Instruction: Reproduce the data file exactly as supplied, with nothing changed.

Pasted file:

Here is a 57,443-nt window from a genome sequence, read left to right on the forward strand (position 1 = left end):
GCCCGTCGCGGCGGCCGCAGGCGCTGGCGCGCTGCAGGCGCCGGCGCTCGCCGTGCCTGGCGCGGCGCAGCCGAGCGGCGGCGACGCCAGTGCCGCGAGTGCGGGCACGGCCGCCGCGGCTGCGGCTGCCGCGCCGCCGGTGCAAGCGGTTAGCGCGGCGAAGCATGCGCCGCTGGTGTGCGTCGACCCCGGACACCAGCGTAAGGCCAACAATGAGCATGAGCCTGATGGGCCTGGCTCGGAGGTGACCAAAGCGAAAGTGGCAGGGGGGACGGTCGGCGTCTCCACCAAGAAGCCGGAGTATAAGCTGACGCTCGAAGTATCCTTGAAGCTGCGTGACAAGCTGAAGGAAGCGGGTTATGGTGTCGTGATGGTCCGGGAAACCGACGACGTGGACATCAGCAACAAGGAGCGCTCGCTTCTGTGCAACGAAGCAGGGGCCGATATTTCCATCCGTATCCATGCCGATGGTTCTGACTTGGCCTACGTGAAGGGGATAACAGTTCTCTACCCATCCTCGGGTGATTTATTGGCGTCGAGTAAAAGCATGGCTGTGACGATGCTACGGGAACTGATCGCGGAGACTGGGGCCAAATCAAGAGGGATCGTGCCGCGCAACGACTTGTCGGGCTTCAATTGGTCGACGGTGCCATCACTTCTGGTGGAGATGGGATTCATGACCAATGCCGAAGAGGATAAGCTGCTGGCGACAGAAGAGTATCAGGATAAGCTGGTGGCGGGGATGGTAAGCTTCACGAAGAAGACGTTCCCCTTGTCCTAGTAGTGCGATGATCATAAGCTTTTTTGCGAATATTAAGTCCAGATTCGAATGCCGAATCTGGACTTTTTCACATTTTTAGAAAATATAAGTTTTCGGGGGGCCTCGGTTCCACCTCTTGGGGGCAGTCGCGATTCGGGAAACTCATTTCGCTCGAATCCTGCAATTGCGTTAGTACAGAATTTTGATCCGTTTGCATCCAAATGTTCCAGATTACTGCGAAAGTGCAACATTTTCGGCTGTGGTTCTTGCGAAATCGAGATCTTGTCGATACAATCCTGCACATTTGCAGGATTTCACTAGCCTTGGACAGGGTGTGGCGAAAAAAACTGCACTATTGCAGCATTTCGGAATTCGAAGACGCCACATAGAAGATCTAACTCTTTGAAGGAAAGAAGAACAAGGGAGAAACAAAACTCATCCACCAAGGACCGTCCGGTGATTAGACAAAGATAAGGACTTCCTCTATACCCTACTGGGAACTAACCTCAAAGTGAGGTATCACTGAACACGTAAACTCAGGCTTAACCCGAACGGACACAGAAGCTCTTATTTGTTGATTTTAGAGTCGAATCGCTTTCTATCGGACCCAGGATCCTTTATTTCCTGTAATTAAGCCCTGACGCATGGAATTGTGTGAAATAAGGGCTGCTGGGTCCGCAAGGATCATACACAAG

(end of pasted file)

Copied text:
Here is a 57,443-nt window from a genome sequence, read left to right on the forward strand (position 1 = left end):
GCCCGTCGCGGCGGCCGCAGGCGCTGGCGCGCTGCAGGCGCCGGCGCTCGCCGTGCCTGGCGCGGCGCAGCCGAGCGGCGGCGACGCCAGTGCCGCGAGTGCGGGCACGGCCGCCGCGGCTGCGGCTGCCGCGCCGCCGGTGCAAGCGGTTAGCGCGGCGAAGCATGCGCCGCTGGTGTGCGTCGACCCCGGACACCAGCGTAAGGCCAACAATGAGCATGAGCCTGATGGGCCTGGCTCGGAGGTGACCAAAGCGAAAGTGGCAGGGGGGACGGTCGGCGTCTCCACCAAGAAGCCGGAGTATAAGCTGACGCTCGAAGTATCCTTGAAGCTGCGTGACAAGCTGAAGGAAGCGGGTTATGGTGTCGTGATGGTCCGGGAAACCGACGACGTGGACATCAGCAACAAGGAGCGCTCGCTTCTGTGCAACGAAGCAGGGGCCGATATTTCCATCCGTATCCATGCCGATGGTTCTGACTTGGCCTACGTGAAGGGGATAACAGTTCTCTACCCATCCTCGGGTGATTTATTGGCGTCGAGTAAAAGCATGGCTGTGACGATGCTACGGGAACTGATCGCGGAGACTGGGGCCAAATCAAGAGGGATCGTGCCGCGCAACGACTTGTCGGGCTTCAATTGGTCGACGGTGCCATCACTTCTGGTGGAGATGGGATTCATGACCAATGCCGAAGAGGATAAGCTGCTGGCGACAGAAGAGTATCAGGATAAGCTGGTGGCGGGGATGGTAAGCTTCACGAAGAAGACGTTCCCCTTGTCCTAGTAGTGCGATGATCATAAGCTTTTTTGCGAATATTAAGTCCAGATTCGAATGCCGAATCTGGACTTTTTCACATTTTTAGAAAATATAAGTTTTCGGGGGGCCTCGGTTCCACCTCTTGGGGGCAGTCGCGATTCGGGAAACTCATTTCGCTCGAATCCTGCAATTGCGTTAGTACAGAATTTTGATCCGTTTGCATCCAAATGTTCCAGATTACTGCGAAAGTGCAACATTTTCGGCTGTGGTTCTTGCGAAATCGAGATCTTGTCGATACAATCCTGCACATTTGCAGGATTTCACTAGCCTTGGACAGGGTGTGGCGAAAAAAACTGCACTATTGCAGCATTTCGGAATTCGAAGACGCCACATAGAAGATCTAACTCTTTGAAGGAAAGAAGAACAAGGGAGAAACAAAACTCATCCACCAAGGACCGTCCGGTGATTAGACAAAGATAAGGACTTCCTCTATACCCTACTGGGAACTAACCTCAAAGTGAGGTATCACTGAACACGTAAACTCAGGCTTAACCCGAACGGACACAGAAGCTCTTATTTGTTGATTTTAGAGTCGAATCGCTTTCTATCGGACCCAGGATCCTTTATTTCCTGTAATTAAGCCCTGACGCATGGAATTGTGTGAAATAAGGGCTGCTGGGTCCGCAAGGATCATACACAAG